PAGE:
For years I’ve joked about characteristics of being on the autistic spectrum: “If that’s being autistic, so are most of the geeks I know.” Then my wife and I saw the movie Adam together and I kept breaking into tears. I took an online survey about autistic tendencies and I scored borderline. I haven’t dug into it further because I have a firm belief about not asking questions if I don’t want to know the answers (and normally I’m a very data-oriented guy).
I, too, don’t get hungry. Couple that with Type 2 diabetes and I have to be very careful about not crashing my blood sugar (too often). I don’t think I was born with that, though, because I remember being hungry as a kid, so I’m blaming brain damage. (I was in a plane crash while in the Navy and got what I think would be classified today as a traumatic brain injury—loss of motor control on my right side, loss of speech. They pumped me full of drugs and the worst symptoms went away, but I have other things that are different, like not being able to remember some numbers [like my own phone number] even for several seconds, and not being able to perform some mental operations well under pressure, and not being hungry.)
I blame my tinnitus on too many hours in the engineering compartments back in my Navy days.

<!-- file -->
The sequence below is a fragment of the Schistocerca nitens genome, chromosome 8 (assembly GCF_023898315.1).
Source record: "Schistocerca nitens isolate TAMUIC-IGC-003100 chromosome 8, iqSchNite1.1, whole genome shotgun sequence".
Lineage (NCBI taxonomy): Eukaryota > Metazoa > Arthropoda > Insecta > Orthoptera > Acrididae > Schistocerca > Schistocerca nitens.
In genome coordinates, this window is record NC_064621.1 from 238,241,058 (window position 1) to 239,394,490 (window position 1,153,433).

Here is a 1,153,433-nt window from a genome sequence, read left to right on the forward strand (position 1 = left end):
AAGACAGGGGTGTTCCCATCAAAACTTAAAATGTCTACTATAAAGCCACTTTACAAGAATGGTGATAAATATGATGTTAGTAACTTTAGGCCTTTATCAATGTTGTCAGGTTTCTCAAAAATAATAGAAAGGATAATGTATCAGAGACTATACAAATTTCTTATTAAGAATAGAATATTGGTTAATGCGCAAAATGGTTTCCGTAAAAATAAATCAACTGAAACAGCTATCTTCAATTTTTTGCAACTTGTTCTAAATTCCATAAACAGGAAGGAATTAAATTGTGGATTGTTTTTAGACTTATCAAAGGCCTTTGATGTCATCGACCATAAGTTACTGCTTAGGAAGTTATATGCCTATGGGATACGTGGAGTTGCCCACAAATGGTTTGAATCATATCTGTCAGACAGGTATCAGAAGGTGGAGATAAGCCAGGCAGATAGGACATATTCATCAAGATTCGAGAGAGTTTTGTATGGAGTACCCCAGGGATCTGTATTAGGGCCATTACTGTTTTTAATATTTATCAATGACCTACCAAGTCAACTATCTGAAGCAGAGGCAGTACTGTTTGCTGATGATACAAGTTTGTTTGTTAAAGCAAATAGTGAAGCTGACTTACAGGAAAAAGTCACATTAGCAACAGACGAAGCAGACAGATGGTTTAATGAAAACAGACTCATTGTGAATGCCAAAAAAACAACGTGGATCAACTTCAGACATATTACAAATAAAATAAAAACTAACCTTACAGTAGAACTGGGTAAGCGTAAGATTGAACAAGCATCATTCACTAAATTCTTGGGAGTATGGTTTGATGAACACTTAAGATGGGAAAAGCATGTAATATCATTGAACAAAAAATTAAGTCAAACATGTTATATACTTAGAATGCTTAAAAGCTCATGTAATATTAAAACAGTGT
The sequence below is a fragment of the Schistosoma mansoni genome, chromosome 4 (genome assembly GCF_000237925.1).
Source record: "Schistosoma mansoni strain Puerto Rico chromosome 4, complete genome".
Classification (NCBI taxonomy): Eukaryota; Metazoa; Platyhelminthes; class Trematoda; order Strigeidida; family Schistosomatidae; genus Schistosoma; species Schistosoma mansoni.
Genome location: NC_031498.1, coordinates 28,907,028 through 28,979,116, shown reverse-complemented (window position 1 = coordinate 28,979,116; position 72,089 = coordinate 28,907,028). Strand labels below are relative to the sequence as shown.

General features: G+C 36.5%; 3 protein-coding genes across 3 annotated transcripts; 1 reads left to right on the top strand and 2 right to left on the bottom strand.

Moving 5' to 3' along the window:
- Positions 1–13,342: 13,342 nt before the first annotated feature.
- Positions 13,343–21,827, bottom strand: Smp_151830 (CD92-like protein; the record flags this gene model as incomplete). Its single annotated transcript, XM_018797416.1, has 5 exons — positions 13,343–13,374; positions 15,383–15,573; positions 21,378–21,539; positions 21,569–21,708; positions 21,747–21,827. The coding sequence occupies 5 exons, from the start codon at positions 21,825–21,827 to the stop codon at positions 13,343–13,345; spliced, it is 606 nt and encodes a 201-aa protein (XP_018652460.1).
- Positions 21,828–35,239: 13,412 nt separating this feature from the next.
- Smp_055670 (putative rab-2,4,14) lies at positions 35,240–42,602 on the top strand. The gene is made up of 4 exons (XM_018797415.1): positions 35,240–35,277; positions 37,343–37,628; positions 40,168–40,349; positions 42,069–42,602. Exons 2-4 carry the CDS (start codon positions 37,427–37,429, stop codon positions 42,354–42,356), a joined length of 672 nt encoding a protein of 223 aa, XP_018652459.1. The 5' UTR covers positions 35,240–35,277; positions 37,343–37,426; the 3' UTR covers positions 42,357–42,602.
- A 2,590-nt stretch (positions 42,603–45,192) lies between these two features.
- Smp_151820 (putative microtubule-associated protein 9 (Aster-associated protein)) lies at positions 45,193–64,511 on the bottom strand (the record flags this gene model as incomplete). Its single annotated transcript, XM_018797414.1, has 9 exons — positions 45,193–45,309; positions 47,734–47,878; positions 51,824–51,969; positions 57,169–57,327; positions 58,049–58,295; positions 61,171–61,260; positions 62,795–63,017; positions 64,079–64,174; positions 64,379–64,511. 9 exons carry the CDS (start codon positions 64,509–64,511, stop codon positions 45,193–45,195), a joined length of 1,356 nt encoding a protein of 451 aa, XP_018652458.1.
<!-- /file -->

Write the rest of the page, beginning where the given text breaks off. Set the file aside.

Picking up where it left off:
I have a much better experience watching shows when I’m with my wife. I never thought about it; isn’t that why people prefer watching movies in the theater? But I like your take on using another person to help connect.
I learned to deal with people by mimicking them. Put me in a conversation with two people from the deep South and inside a minute I’ve got a drawl. I reflect back mood and temper (although I’ve learned to turn that off when someone is pissed off at me). Only works with a small number of people at a time, though, so I’m worthless at parties.
I don’t have the music thing. I like music (despite being somewhat tone deaf) but it (mostly) doesn’t impact me as it does you and many other people. Some songs get to me at certain times, but I think that’s true of anyone, yes? And no musical ability at all (not that this keeps me from singing silly songs with made-up lyrics to my wife in bed or other odd times).
When I was a kid the Autistic Spectrum wasn’t a thing. Thank God! My mother (who loves me dearly) would have tried to fix me if I’d been diagnosed (she tried to fix various quirks of mine when I was young). I don’t think I would have done well after I’d been fixed. If I was fixable.
I married a wonderful woman who is bright and a little odd, in a way that complements my oddness. [Strictly speaking, I did that twice, but only the second woman was heterosexual, and it turns out that’s a big deal in some marriages.] Otherwise I believe I’d have started to withdraw from human society as the effort increased and the payoff declined. Then I’d never have gotten to meet people like you. (And Jules. Hi Jules.)